Bits, bobs, and Bawden

Although I’ve been mildly obsessed with what’s been happening in Harrogate, life has in fact been going on elsewhere.

This rather wonderful Abram Games poster went past on eBay on Monday, for a what seems like a fair £231.

Abram Games coach poster on eBay

I’ve never seen one out in the wild before, and I approve of it.

Meanwhile, if you do have any money left, a few other posters are also coming up in the next week or so should you fancy them.

Probably  the most interesting is this London Electricity Board poster.  The seller actually has three, but this one by Geoffrey Clarke is my favourite.

LEB/RCA poster from eBay

The listing says that they’re from the late 1940s, and they seem to be from a collaboration between the LEB and the Royal College of Art.  They’re another example of how our history of posters is mostly determined by what survived; these are really interesting attempts to produce posters of cultural worth, just as the GPO or Shell did, but I’ve never come across them before or seen them mentioned.  If anyone can shed any more light on them, I’d be really grateful.

Elsewhere, this slightly odd Geraldine Knight poster is from 1972, with an inital asking price of £30.

Geraldine Knight vintage London Transport poster 1972

The original artwork is pictured on the London Transport Museum site, and it’s a great lump of bronze.  Which may quite possibly make this poster unique.  And I imagine plays havoc with their archiving systems.

Then, in competition for worst eBay picture of the week, there is this Badmin coach design.

SR Badmin ebay coach poster

The seller is hoping for £99, which isn’t entirely unreasonable given the prices that this kind of thing was fetching at Morphets (I wonder if that’s what flushed it out onto eBay or whether it’s a simple coincidence).  But it’s a very high start price, and probably needs a few more photos to do well.  As ever, watch this space.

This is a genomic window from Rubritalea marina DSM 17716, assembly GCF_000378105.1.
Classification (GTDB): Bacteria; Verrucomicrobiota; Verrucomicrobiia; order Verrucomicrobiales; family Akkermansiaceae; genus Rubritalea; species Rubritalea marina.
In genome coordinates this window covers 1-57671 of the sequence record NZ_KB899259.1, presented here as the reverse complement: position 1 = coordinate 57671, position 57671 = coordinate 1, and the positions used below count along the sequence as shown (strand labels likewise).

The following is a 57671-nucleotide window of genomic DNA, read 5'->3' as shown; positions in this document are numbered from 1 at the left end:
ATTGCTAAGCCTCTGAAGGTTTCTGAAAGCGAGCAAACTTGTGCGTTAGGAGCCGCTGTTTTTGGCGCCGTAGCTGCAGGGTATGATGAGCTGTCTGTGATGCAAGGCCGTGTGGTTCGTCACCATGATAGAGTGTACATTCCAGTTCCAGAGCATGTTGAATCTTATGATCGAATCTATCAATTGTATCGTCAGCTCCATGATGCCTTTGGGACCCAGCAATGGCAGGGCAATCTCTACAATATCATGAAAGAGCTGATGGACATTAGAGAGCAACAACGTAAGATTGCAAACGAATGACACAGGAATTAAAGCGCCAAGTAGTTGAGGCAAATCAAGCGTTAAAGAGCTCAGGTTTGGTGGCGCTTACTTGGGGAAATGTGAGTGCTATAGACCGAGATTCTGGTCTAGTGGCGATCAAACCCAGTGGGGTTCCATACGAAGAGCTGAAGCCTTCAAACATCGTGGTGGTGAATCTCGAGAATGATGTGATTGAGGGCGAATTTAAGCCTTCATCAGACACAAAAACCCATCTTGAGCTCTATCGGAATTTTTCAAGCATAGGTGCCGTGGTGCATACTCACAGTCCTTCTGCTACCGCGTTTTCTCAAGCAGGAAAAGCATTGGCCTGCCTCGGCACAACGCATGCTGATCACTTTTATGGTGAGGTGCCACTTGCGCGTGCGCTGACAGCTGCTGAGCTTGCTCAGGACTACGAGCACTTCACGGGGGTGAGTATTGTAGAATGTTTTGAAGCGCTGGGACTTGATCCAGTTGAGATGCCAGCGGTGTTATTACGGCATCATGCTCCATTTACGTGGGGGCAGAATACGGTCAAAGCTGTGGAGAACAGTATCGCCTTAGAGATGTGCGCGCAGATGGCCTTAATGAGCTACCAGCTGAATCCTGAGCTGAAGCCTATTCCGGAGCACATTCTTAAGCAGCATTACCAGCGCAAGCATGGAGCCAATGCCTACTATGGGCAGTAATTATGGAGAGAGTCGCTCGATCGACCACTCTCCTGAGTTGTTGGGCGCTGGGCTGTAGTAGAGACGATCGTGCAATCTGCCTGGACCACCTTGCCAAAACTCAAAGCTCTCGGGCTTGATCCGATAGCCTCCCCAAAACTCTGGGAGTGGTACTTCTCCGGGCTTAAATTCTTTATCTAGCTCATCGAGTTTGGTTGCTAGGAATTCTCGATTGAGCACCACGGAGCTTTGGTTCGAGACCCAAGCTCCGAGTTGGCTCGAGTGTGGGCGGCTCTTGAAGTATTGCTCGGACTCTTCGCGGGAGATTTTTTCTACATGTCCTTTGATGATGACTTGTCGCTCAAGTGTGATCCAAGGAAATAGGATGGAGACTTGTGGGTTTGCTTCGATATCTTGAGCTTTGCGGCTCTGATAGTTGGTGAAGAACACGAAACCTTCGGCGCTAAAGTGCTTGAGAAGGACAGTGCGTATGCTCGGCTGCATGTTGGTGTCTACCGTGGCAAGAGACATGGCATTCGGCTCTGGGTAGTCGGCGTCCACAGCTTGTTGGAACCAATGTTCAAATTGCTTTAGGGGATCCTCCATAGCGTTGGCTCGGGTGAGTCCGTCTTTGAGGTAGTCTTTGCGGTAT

And then there’s this, which isn’t a poster at all but is so delightful that I can’t resist, and has the added bonus of almost certainly not going for £99.

Greetings Telegram from ebay

It’s from 1962 by James Mawtus-Judd, about whom I can discover precisely nothing at all.  But it’s still lovely

Finally, I’ve been meaning to mention Martin Steenson’s blog for a while.  He has the admirable aim of providing a proper overview of the work of well known artists and designers (as opposed to the scattered thoughts and biased opinions on offer over here).

bawden beet pulp poster

His latest piece is on Edward Bawden, so please do go and take a look.

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The Volkswagen Problem

For some time I’ve been meaning to post a link to the Empire Marketing Board Archive at Manchester Art Gallery.

It’s an exemplary online resource for a really interesting collection.  The Empire Marketing Board was what Stephen Tallents did before he came to the GPO, and in many ways is one of the first attempts at the kind of ‘soft’ advertising and propaganda that we now take for granted.

Empire Marketing Board poster Christmas produce bear
Austin Cooper, 1927

In his time at the Empire Marketing Board between 1926 and 1933, Tallents (working with Frank Pick and William Crawford of Crawfords advertising agency) commissioned some of the very best designers and artists working in Britain at the time.  These included those such as Austin Cooper, Frank Newbould and Fred Taylor who were best known for their work for the railway companies,

Good Shopper Empire Marketing Board Poster Frank Newbould
Frank Newbould

as well as fine artists like Paul Nash.

Paul Nash Empire Marketing Board poster

But I’ve been holding off writing about it for months.  Why?  Because these posters constitute an ideological problem of the first order, and it’s not one I have an easy answer to.

The issue at stake is, of course, Empire.  The Manchester Art Gallery website describes the collection as ‘challenging and fascinating’.

Created during the 1920s and ’30s to promote trade and understanding between empire countries, the posters present a view of the British Empire that, from today’s perspective, is often uncomfortable.  Although visually stunning, the posters contain images that would today be considered offensive. As a product of their time, they raise difficult questions about the legacy of empire.

I’m not proposing to get into a discussion about the legacy of Empire and the historic wrongs involved.  What I’m interested in is how much ideology can adhere to images, in particular to these posters.

There is no denying that there are some posters in the collection which can only be interpreted as racism of the highest degree.  This vision of the white man bringing civilisation is by Adrian Allinson.

Allinson Empire Marketing Board poster African Transport

It gets worse, too – the implicit comparison is with the companion poster.

Allinson Empire Marketing Board African transport